best pair of tackles in the state.
Natural Leader
Last season he played with the
Brownsville Junior college Scor
pions. Buster was planning to re
turn next season.
He was a natural leader and
captained several athletic teams.
Because of his natural ability,
good natured lack of temperament
and willingness, Buster was a prime
favorite with coaches and fellow
players alike.
The chief topic of conversation
in athletic circles for the past week
has been Buster's condition Close
friends of the family have remain
ed at the youth’s bedside practical
ly throughout his fatal illness.
Dog Dies Attempting
To Save His Master
PORT WORTH, Peb. 27—<JP>—
Mourning in dog fashion for his
master, Kelley, nine-year-old canine
friend of Lee Taylor, 69, also
mourned today for his own senility.
Taylor died yesterday, trampled
and fatally Injured by an Infuriated
bull. Kelley, when he saw his mas
ter’s predicament, attempted to aid
him. But the aged, almost tooth
less dog could not stop the bull’s
charge, although he tried valiant
ly to sink his few remaining teeth
into the animal's tough hide.
Maybe So!
Electricity travels fast, but
Deputy Sheriff Ramon Lon
goria of Harlingen travels fast
In Edinburg recently, he got a
call to rush to Rio Hondo on a case.
Longoria hopped in his car and be
gan the dash.
He stopped long enough at Mc
Allen to file a telegram to Ernesto
Yznaga, deputy sheriff at La Feria,
telling him to rush to Rio Hondo. j
Longoria then breezed on down the
highway to La Perla. He beat the
telegram to Yznaga.
At Harlingen. Longoria put in a
telephone call for D. P. McClung,
city marshal at Rio Hondo. The
telephone was not answered im
mediately. so Longoria dashed on
to Rio Hondo.
Just as he arrived at headquar-i
ters in Rio Hondo, the telephone
rang. The operator informed him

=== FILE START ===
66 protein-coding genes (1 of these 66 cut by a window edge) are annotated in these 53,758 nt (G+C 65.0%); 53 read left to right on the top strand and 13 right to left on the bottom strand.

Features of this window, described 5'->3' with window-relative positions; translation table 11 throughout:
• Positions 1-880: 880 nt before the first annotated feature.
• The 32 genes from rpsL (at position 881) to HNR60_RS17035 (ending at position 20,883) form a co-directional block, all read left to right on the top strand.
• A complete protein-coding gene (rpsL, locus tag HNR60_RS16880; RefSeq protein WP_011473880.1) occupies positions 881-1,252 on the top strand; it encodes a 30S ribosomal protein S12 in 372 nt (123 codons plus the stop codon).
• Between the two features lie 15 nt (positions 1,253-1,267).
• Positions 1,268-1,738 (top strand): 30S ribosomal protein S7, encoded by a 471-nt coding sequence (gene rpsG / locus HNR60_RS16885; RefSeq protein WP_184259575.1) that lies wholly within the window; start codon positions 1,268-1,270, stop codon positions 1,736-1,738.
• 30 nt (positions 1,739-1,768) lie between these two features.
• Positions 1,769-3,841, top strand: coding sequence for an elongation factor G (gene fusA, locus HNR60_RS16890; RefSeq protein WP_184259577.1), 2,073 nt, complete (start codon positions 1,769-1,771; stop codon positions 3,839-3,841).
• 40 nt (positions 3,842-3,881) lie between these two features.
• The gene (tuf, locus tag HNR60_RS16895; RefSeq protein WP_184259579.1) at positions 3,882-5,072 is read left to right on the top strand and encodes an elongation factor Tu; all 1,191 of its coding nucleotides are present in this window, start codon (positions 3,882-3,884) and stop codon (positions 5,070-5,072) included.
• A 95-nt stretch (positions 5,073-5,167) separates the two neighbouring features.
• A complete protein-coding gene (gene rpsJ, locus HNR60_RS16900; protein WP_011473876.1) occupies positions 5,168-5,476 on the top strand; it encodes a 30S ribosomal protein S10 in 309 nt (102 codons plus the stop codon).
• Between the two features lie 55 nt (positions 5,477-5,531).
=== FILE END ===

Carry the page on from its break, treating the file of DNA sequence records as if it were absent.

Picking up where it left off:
“Mr. Longoria at Harlingen wishes
to speak to Mr. McClung.’'
The cause of the spirited dash
was a row between two cousins over
a quart of gasoline. One had punch
ed the other in the nose.
T " * «
Write in the name of one of the queens, or say for hospital and the
amount will be prorated to the queen candidates.
Twenty votes for $1.00 Mall to A. Wayne Wood, First National ;
bank building.
Mrs. Clara Shortridge Foltz, sis
ter of United States Senator Sam
uel Shortridge of California, is a
candidate for the republican nom
ination for governor of California.
Neat Sum Is Subscribed
To Miss Cobolini
At Meeting
Kiwanis club members raised the
sum of $133.50 at Thursday's lunch
eon which will be cast as votes
for Miss Ayeliffe Cobolini. Kiwanis
candidate for queen of the Mata
moros Good Humor festival. Miss
Cobolini in the first official count
is leading the field for the queen's
Manuel Cisneros was in charge of
the musical program for the meet- i
mg. and an enjoyable feature was
the young piano player, Enrique de
La Garza, nine years old, and son
of Mr. and Mrs. E. de La Garza of
Brownsville. Mr. Cisneros sang sev
eral songs in Spanish, with Prof.
Bolado at the piano.
Dr. Howard Peak was speaker,
discussing mental attitudes and
proper use of mind power as neces
sities of a correct method of living.
Robert Schwarz and Sam Perl
spoke on the queen's contest, urg
ing members to donate liberally to
the fund which will be used for
the Matamoros hospital.
Visitors at the luncheon were
Howard Cummins of Brownsville.
J. O. Harris of Harlingen, Fred
Hodge, Kalamazoo. Mich., E. C.
Breedlove, San Benito, Dr. and Mrs.
J. B. Bass of Abilene. New mem
bers were Sheriff W. B. Brown, W.
L. Norton and O. W. Singer.
E. J. Tucker was appointee as
chairman of arrangements for
Brownsville's attendance at the
Valley-wide Kiwanis meet to honor
O. Sam Cummins of Dallas, past
president of Kiwanis International.
Drastic Home Search
Disapproval Made
WASHINGTON. Feb. 27.——
Attorney General Mitchell today
voiced disapproval of an effort to
make more drastic the law allowing
search of private dwellings In liquor
Matamoros Gets
Highway to each
Gen. Almazan Advises Many Improvements
For Twin City With Federal Aid To
Be Given for Work